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Now What? By Noel Plaugher


Hollywood, CA 1990

I was lying prostrate on the bloody sidewalk. After some time, which was probably only seconds, but felt much longer, I decided it may be safe to get up. The night was now silent except for the lone voice of a woman screaming out a window. I looked up, but I could not see her. I didn’t know if she was cursing me, praying for me or just upset about the commotion that my incident had made. The moment felt as surreal as anything that I could have imagined. I was standing unsteadily, shaky and scared under the lamplight, next to the bloody patch on the sidewalk. If it was a movie I suppose they would cut to the hospital. In real life there are no jump cuts.

* * *

I ended up spending a few days in the hospital from the four stab wounds. The wounds healed fairly quickly, but my mind was deeply scarred from the incident, and I was very scared and had enormous anxiety about everything outside my door. I packed up and went back to my home in Northern California, but I didn’t feel any better. It didn’t take much for me to feel petrified with fear. I would get cold clammy hands, and my heart would race.


A friend of mine studied a martial art, but I was dubious about what that would actually do. He drove me to the martial art school under the pretense of going somewhere else and made me go in. It was a very scary experience, but I ended up feeling that this was the answer to conquering this overwhelming fear. I signed up.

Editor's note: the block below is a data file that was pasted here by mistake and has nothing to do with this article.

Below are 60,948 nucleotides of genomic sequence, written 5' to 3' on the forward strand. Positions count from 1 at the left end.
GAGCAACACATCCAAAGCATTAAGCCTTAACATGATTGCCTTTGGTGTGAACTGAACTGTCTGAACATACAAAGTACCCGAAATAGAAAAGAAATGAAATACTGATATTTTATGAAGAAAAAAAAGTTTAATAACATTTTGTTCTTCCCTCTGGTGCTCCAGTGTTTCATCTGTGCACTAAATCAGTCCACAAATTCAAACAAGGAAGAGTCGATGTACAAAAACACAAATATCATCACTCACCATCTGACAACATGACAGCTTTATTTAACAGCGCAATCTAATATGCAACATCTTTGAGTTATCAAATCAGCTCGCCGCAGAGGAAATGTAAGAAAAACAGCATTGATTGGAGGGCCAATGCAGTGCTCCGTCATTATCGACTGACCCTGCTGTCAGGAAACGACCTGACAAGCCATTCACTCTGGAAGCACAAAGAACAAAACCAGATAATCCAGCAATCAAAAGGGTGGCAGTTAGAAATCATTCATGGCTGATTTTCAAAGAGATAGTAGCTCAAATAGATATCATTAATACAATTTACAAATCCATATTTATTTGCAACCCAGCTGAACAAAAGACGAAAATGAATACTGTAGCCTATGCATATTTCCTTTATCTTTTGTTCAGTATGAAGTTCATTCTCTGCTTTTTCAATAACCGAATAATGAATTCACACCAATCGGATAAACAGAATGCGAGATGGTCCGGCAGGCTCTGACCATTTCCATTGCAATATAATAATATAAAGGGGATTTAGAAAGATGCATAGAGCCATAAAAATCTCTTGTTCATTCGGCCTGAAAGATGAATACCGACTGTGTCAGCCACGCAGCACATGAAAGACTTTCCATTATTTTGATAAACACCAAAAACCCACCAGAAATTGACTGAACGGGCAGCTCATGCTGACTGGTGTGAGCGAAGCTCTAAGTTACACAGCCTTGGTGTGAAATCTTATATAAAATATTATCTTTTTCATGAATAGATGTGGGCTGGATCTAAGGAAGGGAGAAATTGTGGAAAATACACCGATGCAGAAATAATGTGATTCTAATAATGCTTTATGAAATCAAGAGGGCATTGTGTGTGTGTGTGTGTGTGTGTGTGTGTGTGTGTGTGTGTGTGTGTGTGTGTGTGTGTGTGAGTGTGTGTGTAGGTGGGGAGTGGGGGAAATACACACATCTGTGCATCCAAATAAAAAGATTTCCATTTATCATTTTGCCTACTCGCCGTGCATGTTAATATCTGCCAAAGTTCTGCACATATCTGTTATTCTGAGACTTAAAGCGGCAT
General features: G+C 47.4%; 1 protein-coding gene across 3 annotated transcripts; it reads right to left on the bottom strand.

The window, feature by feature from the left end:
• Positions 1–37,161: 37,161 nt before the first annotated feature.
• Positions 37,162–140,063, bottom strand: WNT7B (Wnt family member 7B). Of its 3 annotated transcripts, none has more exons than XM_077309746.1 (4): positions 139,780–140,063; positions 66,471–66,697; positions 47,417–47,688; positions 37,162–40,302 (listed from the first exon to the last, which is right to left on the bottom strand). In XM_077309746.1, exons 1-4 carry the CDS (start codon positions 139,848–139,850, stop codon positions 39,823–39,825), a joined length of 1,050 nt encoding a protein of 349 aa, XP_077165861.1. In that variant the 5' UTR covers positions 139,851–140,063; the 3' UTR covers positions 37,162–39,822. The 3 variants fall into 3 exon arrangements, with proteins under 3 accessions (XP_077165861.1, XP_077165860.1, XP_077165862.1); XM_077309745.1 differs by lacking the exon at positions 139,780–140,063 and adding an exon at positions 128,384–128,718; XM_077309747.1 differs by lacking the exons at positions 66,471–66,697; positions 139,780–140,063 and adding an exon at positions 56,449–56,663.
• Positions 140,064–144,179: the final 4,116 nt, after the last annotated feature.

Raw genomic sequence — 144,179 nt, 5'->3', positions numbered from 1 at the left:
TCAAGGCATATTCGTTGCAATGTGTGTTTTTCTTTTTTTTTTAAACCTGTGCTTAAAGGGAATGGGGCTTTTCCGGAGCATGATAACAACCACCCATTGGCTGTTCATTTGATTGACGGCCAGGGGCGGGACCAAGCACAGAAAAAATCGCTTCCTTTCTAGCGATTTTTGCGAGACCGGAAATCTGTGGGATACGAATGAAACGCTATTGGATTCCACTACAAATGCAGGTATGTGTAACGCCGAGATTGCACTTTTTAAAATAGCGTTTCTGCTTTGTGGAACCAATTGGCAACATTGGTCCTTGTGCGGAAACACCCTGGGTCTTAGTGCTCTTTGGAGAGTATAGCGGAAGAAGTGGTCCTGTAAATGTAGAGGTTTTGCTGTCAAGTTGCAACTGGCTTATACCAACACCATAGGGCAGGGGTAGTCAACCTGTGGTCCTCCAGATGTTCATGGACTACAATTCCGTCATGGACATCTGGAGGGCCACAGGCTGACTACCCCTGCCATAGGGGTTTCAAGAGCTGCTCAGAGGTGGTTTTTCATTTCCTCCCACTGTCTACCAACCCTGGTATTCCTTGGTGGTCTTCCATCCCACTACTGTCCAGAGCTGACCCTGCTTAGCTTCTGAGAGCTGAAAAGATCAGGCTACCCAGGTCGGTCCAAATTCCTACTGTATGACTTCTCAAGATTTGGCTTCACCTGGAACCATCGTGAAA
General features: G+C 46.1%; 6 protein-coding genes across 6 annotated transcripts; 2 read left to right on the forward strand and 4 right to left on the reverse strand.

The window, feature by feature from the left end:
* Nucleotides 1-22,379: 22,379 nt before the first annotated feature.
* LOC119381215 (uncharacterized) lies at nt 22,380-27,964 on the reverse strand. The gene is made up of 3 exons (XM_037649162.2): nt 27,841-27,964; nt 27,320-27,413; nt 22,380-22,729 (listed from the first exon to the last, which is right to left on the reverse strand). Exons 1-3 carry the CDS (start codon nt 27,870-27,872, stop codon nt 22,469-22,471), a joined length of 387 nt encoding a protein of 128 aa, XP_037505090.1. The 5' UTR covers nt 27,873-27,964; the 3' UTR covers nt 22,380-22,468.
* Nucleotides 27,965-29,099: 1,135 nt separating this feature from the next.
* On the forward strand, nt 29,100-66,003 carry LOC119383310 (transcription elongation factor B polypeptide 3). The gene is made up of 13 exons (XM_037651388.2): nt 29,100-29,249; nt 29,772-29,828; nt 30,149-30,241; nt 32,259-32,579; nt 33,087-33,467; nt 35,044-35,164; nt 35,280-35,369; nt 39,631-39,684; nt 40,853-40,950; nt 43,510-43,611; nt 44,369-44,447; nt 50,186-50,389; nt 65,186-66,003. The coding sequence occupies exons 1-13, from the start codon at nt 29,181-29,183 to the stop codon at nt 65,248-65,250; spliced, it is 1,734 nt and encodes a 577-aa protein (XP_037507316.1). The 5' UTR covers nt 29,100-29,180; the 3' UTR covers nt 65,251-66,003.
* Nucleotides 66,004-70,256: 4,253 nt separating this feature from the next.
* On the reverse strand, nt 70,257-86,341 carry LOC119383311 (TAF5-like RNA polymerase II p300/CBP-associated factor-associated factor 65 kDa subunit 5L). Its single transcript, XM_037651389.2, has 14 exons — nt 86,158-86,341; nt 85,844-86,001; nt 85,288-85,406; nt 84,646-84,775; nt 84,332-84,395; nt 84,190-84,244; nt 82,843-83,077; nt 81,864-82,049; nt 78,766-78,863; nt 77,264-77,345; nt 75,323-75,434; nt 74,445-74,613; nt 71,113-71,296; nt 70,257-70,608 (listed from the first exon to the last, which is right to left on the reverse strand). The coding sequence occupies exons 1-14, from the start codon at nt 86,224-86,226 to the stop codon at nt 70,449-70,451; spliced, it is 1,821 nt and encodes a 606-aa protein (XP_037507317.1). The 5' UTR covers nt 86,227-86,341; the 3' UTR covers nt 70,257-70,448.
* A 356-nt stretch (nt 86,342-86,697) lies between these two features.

I didn’t like studying martial arts at first, as I had fear about getting hurt, not doing it well, and generally it was very alien to me. It was a long time before I embraced it. I knew I had to do something though. The attackers controlled the incident, but I realized that I controlled what came next. What do you do after such a traumatic experience? You have a choice. I chose to study martial arts and I am glad I did. It was a great way to feel empowered and work through the physical and mental issues from the incident.


The choice I made has dominated my life ever since. I have been studying martial arts since that day I went into the school. I now teach martial arts at my own school in Atlanta Georgia, and I write about them as well. I ended up studying internal arts too, and published a book on Qigong.


The biggest lesson that I learned from the incident is that we can’t control what happens to us, but we can control how we respond to it. We can control what happens next. Since that time I have had many difficult situations to overcome, although none as life-threatening or bloody. I always think about picking myself up and deciding what I should do next. I always ask myself, “Now what?”


Noel started studying martial arts after being a victim of violent crime in 1990. Noel is a third degree black belt in Kung Fu Shou Shu, and a certified teacher of Xing Yi Chuan. Noel has studied other arts including Aikido, Judo and forms of Qigong. Author of the book “Standing Qigong for Health and Martial Arts – Zhan Zhuang” published by Singing Dragon. Noel lives in Atlanta, Georgia USA where he teaches and writes.




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